Constructing a building requires various resources that have fortified, expedited, and developed our communities. These man-made and natural substances are a combination or ingredient of chemicals, bricks, metals, cements, plastics, and foams to produce and construct houses, schools, offices, and stores.
Building materials are fundamental; however, not all of these sources are clean, renewable, or safe. Some of the materials used extensively in construction products could pose real threats to your health.
The following three types of hazardous building materials are not an exclusive list of dangerous additives, but they can help you identify a few of which to be cautious.
Batteries, silent switches, light bulbs, HVAC parts, and relays can all contain mercury. It can be found in soil, water, and air and is a naturally occurring element. The World Health Organization ranks mercury in the top ten chemicals that cause a health risk to the public.
Although this toxin is often sealed for protection, exposure can lead to critical health issues, mostly to children and developing fetuses. The nervous, immune and digestive system can be affected, as well as lasting damage to the respiratory system, eyes, skin, and kidneys.
Workers who come in contact with mercury could be at increased risk for mercury-related symptoms. The toxicity levels can influence the extremity of health effects. Seafood is known to have trace amounts of mercury and is not as toxic as occupational inhalation of elemental mercury. A person’s age, the length of exposure, and whether the exposure was internal or external matters, as they contribute to the criticalness of symptoms.
Also referred to as vinyl, polyvinyl chloride is used in upholstery, floor and wall coverings, pipes, wire and cable coatings, and housewares.
Throughout its lifecycle, PVC is harmful to the environment and people both at production and disposal. Polyvinyl has long been known as a carcinogen and has been tied to liver, brain, and some types of blood cancers. It can infiltrate the air and breathing in concentrated levels of vinyl is deadly, while long term exposure even at low levels is toxic to bodily organs.
This chemical may be valuable in construction for its anti-corrosion, resistance to moisture, and low-maintenance. Most typically it can be practical for windows, roofing, decking, and flooring. Almost three-quarters of vinyl manufacturing goes to building and construction.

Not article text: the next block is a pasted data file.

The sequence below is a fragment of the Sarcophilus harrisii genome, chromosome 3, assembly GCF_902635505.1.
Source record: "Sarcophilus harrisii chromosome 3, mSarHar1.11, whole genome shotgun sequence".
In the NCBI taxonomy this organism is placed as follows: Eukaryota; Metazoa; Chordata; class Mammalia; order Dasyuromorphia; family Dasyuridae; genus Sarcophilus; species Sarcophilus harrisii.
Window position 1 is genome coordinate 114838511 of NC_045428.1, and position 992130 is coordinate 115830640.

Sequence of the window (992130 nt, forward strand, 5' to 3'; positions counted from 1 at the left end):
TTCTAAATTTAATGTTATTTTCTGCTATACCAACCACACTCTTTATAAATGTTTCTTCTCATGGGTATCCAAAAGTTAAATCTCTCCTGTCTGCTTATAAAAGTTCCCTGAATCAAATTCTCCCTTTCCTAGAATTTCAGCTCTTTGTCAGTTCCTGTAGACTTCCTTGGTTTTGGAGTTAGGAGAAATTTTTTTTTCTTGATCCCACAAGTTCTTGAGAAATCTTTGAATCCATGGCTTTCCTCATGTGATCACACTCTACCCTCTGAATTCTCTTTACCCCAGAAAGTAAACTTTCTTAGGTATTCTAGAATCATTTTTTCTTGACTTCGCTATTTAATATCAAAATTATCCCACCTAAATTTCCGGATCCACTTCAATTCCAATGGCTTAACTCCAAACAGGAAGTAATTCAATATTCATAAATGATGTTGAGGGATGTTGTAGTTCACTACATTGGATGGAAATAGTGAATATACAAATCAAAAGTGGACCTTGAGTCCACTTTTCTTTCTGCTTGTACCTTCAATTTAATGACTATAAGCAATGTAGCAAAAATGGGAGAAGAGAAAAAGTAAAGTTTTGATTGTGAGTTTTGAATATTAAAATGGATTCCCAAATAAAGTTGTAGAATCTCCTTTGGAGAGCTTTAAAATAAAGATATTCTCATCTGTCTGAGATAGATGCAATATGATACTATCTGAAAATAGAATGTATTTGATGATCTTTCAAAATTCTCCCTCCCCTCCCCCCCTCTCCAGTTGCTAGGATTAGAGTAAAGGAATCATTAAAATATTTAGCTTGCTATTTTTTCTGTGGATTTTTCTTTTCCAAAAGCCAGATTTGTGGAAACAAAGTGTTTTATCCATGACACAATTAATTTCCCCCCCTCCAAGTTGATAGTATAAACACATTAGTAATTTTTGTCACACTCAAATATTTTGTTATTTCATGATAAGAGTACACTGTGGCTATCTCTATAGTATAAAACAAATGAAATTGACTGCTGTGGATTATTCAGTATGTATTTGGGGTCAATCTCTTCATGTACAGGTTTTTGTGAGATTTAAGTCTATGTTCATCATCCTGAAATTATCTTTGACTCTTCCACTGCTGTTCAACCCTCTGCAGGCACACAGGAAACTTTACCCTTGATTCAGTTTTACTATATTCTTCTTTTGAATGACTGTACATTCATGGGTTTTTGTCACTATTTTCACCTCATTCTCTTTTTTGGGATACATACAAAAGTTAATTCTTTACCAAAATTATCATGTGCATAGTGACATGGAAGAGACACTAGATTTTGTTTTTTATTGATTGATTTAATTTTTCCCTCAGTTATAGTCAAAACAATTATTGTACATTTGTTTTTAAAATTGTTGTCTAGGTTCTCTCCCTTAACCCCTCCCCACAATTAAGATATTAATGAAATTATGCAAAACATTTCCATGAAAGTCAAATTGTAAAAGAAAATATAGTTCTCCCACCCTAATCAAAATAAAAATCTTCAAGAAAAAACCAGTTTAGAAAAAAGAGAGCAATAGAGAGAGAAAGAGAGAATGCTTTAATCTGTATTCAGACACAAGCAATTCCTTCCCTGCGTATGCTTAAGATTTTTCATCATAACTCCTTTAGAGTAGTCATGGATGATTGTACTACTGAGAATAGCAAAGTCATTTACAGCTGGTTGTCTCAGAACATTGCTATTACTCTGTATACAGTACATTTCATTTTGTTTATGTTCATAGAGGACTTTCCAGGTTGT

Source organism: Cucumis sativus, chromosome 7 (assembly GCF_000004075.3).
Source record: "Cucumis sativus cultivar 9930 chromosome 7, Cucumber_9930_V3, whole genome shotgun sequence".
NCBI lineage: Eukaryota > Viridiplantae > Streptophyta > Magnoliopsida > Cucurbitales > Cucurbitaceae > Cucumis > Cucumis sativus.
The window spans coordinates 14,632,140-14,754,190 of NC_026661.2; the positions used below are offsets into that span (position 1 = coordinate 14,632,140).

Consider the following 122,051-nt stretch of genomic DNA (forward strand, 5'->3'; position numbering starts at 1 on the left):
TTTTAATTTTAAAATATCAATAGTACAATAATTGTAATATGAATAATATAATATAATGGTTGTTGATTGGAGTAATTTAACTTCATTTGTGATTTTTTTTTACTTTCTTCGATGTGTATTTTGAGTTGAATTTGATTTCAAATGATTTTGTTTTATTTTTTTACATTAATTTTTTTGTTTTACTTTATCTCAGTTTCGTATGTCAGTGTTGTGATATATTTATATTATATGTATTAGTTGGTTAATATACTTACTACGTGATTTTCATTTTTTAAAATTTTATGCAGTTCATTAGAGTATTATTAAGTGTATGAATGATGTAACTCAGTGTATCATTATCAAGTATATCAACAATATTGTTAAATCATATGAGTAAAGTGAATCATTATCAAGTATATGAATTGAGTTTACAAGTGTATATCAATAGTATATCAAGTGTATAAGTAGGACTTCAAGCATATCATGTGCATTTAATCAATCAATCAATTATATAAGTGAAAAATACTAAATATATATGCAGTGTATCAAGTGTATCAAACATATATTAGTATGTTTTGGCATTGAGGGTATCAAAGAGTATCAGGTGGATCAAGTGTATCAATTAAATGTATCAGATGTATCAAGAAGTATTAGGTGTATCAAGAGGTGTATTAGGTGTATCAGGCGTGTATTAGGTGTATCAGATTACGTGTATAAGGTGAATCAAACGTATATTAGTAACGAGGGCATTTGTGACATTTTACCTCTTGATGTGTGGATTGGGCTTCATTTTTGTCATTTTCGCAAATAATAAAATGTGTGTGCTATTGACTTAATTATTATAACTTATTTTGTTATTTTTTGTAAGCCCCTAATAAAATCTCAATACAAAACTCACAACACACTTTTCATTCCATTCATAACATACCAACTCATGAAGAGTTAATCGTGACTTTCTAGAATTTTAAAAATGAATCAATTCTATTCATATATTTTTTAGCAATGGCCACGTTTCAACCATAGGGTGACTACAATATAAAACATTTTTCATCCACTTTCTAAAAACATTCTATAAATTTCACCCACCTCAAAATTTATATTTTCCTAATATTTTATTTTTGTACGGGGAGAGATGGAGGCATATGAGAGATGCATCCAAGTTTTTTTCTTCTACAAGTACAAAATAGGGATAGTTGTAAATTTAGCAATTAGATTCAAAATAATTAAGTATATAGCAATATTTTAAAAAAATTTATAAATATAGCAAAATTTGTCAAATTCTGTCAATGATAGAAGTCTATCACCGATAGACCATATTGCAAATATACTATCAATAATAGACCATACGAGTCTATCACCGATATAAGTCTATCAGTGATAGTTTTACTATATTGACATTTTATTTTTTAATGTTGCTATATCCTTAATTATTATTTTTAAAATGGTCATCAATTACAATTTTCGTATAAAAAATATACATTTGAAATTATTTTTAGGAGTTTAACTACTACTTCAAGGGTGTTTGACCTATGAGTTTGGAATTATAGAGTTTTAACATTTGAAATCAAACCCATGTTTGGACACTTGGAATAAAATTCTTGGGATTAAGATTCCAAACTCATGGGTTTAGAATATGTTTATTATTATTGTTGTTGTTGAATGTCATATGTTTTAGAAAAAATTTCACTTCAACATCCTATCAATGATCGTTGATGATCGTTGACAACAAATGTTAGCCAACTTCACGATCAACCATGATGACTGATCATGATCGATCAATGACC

This does not mean that it is always safe and can still negatively impact your health if inhaled.
ACMs include but are not limited to insulation, plasters, gaskets, cement, wiring, and siding.
As another building additive, asbestos was widely used in the twentieth century before partial bans came out in the 1970s due to mesothelioma diagnoses and similar asbestos diseases. Asbestos is a natural mineral with fibrous qualities that can break and become airborne. The microscopic fibers are able to enter the body, scarring or fixating on the lungs and other organs, becoming cancerous.
This carcinogen is one of the top causes for lung cancer and the only known trigger of mesothelioma. ACMs are generally secure and cannot expose you to asbestos fibers through inhalation or ingestion unless they are open. If a product containing asbestos is broken, it is no longer safe to touch, carry, or disrupt.
These are just three possible hazards you may come in contact with in buildings and homes.
Regardless, you should hire a professional to protect yourself from exposure. Removing these toxins can alleviate any concerns. You can also swap out these hazardous materials and chemicals, with newer, more environmentally friendly, and healthier alternatives.
Mercury, polyvinyl chloride, and asbestos may all be beneficial and helpful to construction. However, the health effects outweigh the temporary improvements of using them, as they are not proven completely safe.
Health is non-negotiable and the quick fixes and easy solutions are no match for the long-lasting consequences of cancer, toxic organs, and permanent physical damage.